I mean, COME ON!!!! How much better does it get-in that field of study-to be doing this?

Absoultely fascinating stuff. Look at the walls. I think they tell so much.. but I just don't know what exactly. I never studied Lava and anything related. Those folks had a field day for sure.

I love the pic of the Lave Tube. And, as noted, that is just an off-shoot of the main one... which, now I'll have to watch the special episode to see if they put a picture/video of the main one up. I couldn't find a related video for this particular story so....

Anyway, I think they could turn this event into a nice tourist destination/park etc. I would pay to go there and do that. You?

If you liked the last pic, you might want to check out this thread of mine that is the first one that got me going on Volcanos. I promise you, you won't be disappointed:

**Volcano Lightning Electrifies Japan Eruption
www.abovetopsecret.com...

I hope you enjoy this as much as I.






edit on 4/11/2011 by anon72 because: (no reason given)




posted on Apr, 11 2011 @ 06:34 AM
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reply to post by anon72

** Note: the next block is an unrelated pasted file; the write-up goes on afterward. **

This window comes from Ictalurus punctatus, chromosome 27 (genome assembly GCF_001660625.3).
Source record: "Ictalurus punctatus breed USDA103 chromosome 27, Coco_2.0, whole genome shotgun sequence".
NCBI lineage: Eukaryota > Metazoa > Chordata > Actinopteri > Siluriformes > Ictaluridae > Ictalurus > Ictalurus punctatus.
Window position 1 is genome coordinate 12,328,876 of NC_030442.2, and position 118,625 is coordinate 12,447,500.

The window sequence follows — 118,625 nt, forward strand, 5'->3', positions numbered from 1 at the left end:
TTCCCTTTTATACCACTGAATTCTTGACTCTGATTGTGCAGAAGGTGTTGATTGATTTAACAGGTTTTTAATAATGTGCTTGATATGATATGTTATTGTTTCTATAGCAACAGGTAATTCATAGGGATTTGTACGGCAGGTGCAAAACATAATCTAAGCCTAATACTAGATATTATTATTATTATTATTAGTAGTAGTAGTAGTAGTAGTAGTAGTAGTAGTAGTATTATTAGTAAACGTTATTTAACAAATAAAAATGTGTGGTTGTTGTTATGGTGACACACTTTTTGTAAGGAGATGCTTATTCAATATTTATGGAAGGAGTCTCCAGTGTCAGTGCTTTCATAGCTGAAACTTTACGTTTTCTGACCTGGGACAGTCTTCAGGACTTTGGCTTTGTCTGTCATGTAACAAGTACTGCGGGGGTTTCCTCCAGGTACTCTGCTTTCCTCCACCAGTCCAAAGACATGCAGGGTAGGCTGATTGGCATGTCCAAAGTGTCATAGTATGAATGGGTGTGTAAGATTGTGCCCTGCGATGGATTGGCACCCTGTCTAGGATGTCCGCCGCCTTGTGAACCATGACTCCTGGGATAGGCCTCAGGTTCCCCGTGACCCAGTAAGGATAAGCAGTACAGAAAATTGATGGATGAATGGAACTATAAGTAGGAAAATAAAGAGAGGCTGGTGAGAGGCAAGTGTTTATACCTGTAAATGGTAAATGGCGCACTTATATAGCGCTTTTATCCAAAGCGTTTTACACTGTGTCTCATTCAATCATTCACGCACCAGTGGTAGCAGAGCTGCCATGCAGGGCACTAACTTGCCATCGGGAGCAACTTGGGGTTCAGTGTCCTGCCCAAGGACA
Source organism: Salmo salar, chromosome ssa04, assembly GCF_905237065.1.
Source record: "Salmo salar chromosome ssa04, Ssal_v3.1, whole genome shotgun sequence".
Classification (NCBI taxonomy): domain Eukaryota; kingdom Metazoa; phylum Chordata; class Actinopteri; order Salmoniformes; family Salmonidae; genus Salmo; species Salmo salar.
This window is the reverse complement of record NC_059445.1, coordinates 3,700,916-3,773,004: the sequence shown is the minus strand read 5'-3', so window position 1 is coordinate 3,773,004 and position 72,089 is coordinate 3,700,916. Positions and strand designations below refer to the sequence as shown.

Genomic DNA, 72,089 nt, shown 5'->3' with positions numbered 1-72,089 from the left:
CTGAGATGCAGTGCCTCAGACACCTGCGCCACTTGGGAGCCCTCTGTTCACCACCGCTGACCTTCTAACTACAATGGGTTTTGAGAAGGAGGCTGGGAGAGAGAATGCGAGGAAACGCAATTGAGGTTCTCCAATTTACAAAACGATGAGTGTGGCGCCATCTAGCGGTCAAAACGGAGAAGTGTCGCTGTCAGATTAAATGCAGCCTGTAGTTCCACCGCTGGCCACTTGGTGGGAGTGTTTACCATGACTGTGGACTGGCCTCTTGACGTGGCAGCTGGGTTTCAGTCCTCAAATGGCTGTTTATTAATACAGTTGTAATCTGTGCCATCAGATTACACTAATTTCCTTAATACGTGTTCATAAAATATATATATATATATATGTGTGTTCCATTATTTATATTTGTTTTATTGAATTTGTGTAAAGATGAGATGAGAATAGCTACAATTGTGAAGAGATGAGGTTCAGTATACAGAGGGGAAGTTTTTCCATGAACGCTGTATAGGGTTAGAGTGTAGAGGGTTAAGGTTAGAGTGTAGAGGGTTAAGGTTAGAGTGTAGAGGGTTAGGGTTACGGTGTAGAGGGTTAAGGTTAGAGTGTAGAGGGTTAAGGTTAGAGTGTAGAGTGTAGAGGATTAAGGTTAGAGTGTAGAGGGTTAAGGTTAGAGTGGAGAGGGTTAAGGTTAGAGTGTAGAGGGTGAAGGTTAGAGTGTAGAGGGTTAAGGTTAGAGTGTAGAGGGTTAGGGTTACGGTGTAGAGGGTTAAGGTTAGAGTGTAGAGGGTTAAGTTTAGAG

Wow, thats pretty awesome.

Seems like we're finding out more and more about this big rock we live on. Like the discovery of the Crystal Caves. Im hoping soon that we start to explore more of our oceans depths. Only one can imagine what ruins are left.

Stuff like this, get overlooked, too often. Everyone seems to be lost in debate, on the hunt for the truth, and basically blind to the beauty.

Thanks for the thread.




posted on Apr, 11 2011 @ 06:42 AM
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How beautiful! It will never cease to amaze me how alive our planet is. Thank you for sharing this!



posted on Apr, 11 2011 @ 06:59 AM
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While it certainly looks neat, and I love learning about and looking at stuff like this, I would be kind of freaked out to actually go in there. It's about as close as you can get to hell on earth. Well, besides Japan.



posted on Apr, 11 2011 @ 07:22 AM
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Wow thanks anon72 thats really fascinating to see those pictures. This is why I love ATS, sometimes is space, sometimes geology, technology, but whatever it is every day I find or get shown something spectacularly interesting on here



posted on Apr, 11 2011 @ 07:31 AM
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If I had been 'climbing' down there then all i would have been thinking about is........